Extremadura 5-day Bio-blitz (4)

An area of water found two Black-winged Stilts, Common Sandpiper and 7 Little Grebes and a farmer retrieving a dead sheep from the water and a short distance, further along the road in excess of 40 Griffon Vultures (either coincidently or knowingly!) were assembled on the ground.  

Now in more open countryside, Short-toed Eagle, Red Kite, Raven and the first Black Vulture were seen, followed by Calandra Lark and a light-phase Booted Eagle, before reaching a bridge over the River Almonte.  With the area adjacent to the river very accessible in places, exploration was a necessity!

 

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After parking up, a walk down to the river resulted in hearing a Great Reed Warbler singing, but seeing it was another matter!  However, in contrast, a Melodious Warbler was singing from the top of a bush.  A singing Moustached Warbler proved a little bit more difficult to see, identify and photograph, but all were achieved eventually.

Red-rumped Swallows, hawked for insects overhead and House and Crag Martins were nesting underneath the bridge, with one of the latter perching, obligingly, just above me on the side of the bridge.  Barn Swallow, Grey Heron, Corn Bunting, Stonechat, Spanish Sparrow and White Wagtail were also seen here, at what was a very productive site.  

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Just before Parque Nacional de Monfragüe, a sharp bend in the road crossed a bridge over the Rio de la Vid.  Again, this was a place, which we had visited before and was certainly worth a stop once again.

A White Stork circled overhead, perhaps with designs on visiting the stream itself and then, a rather ‘worn looking’ Golden Eagle circled overhead briefly, before disappearing over the mountains again.  Terrapins were also present here as was a Spanish foxglove Digitalis thapsi growing on the side of the rocks.

Further on, a Woodchat Shrike was perched obligingly beside the road on a road sign and Corn Buntings were seen and a Nightingale was heard singing, en-route to the car parking area at Salto del Gitano.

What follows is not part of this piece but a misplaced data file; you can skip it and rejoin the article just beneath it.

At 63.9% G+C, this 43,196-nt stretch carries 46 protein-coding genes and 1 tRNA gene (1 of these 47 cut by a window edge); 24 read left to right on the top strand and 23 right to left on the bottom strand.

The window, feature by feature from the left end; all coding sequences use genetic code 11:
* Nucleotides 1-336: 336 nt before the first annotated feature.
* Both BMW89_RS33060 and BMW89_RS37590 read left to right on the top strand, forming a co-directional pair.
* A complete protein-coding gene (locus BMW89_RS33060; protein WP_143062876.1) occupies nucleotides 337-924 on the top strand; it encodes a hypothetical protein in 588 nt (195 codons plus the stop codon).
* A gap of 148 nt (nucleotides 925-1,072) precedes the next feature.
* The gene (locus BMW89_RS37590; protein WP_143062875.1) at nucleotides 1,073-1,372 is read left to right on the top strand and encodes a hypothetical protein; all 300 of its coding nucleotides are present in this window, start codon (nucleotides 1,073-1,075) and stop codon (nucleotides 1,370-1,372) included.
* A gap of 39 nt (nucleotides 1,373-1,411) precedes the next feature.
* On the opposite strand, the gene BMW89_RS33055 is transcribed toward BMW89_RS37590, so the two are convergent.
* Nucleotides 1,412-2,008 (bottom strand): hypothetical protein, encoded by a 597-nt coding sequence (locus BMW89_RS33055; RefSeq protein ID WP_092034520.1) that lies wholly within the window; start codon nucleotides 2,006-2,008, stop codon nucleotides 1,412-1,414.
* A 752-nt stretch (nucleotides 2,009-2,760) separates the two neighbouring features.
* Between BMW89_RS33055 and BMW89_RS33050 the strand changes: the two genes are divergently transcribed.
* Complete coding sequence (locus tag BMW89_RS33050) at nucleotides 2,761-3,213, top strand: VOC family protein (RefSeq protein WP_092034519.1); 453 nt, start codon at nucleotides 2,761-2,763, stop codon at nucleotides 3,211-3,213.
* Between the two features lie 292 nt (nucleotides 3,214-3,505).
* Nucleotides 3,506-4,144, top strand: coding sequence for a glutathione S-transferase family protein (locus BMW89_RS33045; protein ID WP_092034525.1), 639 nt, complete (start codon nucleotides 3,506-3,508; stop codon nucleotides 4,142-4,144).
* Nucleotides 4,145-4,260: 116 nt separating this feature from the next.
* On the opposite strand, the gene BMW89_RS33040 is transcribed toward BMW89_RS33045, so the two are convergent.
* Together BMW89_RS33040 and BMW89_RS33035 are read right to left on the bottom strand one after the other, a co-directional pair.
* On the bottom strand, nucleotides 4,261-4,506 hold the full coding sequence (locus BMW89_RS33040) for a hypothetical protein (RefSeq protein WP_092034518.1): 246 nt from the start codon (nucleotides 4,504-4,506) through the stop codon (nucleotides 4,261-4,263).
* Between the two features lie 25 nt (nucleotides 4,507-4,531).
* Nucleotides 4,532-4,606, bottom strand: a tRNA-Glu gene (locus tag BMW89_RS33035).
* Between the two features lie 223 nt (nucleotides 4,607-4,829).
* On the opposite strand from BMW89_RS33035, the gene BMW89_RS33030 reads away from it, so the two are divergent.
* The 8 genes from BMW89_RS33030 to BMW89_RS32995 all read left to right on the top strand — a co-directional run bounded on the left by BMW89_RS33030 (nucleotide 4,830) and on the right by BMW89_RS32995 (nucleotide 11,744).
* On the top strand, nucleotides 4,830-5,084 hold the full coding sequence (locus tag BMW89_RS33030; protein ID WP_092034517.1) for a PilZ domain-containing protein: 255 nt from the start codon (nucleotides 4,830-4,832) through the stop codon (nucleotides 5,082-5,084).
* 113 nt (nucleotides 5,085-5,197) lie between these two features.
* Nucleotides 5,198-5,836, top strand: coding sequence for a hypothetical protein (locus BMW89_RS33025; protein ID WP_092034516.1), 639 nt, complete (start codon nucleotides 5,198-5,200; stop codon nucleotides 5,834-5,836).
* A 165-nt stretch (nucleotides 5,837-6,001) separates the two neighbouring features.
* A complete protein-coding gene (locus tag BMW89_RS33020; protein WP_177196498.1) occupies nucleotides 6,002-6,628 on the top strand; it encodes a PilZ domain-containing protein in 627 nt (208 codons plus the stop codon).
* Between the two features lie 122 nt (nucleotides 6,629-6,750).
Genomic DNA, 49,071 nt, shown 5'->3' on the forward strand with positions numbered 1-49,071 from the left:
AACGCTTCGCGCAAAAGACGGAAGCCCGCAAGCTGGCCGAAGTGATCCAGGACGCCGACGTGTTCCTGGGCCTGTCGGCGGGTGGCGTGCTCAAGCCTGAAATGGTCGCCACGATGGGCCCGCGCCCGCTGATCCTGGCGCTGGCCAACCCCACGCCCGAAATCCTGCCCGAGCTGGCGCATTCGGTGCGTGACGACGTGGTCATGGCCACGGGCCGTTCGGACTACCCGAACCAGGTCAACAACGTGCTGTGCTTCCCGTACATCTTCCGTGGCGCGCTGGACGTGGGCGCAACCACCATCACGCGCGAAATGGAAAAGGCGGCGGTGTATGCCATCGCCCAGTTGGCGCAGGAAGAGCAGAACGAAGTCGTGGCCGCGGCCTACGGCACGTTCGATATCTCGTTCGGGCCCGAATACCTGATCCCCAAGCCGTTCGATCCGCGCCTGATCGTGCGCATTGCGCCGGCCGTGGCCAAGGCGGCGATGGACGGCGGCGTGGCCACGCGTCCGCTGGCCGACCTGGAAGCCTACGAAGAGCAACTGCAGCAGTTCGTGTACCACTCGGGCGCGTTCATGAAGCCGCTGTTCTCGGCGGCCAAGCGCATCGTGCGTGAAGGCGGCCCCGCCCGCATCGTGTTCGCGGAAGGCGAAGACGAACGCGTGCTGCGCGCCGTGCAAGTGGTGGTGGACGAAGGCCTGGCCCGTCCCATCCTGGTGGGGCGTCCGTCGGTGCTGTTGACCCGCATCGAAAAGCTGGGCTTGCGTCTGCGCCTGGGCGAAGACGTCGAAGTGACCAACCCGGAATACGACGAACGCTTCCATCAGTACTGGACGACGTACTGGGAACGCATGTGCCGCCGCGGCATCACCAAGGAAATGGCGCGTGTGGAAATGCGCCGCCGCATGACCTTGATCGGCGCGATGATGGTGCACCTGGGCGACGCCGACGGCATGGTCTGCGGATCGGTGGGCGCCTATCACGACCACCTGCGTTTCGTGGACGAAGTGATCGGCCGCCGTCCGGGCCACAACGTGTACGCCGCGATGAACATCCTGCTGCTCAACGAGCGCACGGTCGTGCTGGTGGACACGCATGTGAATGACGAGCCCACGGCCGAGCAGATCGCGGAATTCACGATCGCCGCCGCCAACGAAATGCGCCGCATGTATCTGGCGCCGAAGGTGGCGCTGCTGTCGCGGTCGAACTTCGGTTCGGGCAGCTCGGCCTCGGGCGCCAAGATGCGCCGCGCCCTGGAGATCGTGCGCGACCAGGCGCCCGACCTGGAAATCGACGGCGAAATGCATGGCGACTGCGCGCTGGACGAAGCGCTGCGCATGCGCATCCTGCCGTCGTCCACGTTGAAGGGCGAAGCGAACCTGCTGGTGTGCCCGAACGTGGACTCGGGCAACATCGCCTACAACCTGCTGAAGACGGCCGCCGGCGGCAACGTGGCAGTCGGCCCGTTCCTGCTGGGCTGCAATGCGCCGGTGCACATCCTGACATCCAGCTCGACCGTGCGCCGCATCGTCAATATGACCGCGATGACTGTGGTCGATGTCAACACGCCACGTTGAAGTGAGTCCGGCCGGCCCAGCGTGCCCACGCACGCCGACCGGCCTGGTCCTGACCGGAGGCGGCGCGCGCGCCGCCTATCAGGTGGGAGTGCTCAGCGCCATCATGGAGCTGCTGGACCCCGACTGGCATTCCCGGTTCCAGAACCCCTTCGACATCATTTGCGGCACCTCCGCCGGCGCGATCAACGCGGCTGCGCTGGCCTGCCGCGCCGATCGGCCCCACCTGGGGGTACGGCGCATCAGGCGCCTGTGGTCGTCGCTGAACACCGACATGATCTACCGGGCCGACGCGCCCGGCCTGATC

Just after parking-up, a male Blue Rock Thrush was a welcome sight, searching for insect prey, even venturing amongst the wooden walkway and fencing, before perching on a tree stump all too briefly.

Probably due to the time of day (approximately 16.30), there was no real need to ascend Monfragüe Castillo to get close views of Griffon Vultures.  The parking area at Salto del Gitano providing views across the Tagus River and Peña Falcon was a good place to be, with the griffons right above our heads and occasionally below us, when they left the mountain

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side flying low over the river before gaining height.  The opportunity to indulge in photographing these dramatic birds at close quarters was not to be missed and for some time griffons were very much on the ‘photographic menu’, as indeed we were a potential for a very different menu!

Black Kites also sailed overhead, as did our first (and only) Egyptian Vulture of the trip, an excellent site as it was in previous visits.

Further along the road through the park, a couple of people were ‘intensely photographing’ something and after stopping and scanning where they were looking, found two Red Deer amongst the vegetation, at the base of the rocks browsing on vegetation. Two more red deer were subsequently seen further up the road, where several hundred House Martins were nesting on the side of the Tozo Bridge.  Crag Martins were also seen here, as was a rather impressive ‘trail’ of Ants Messor barbarus.

On the way back through the park, stops were made to record, at least some of the many plants growing here along the roadside.  Very prominent here were Lacquer-Rockrose/Gum Rockrose Cistus ladanifer, a shrub with white flowers marked with black flecks and a yellow centre.  Another shrub found here was the yellow-flowered Genista hirsuta, the statuesque,...  

Tagus

Tagus River

Short-toed Eagle                                                               Raven                                                                               Calandra Lark

River Almomte                                   Moustached Warbler                                                                              Melodious  Warbler                                      Crag Martin

White Stork                                                                       Golden Eagle                                     Spanish Foxglove                                Woodchat Shrike

Male Blue Rock Thrush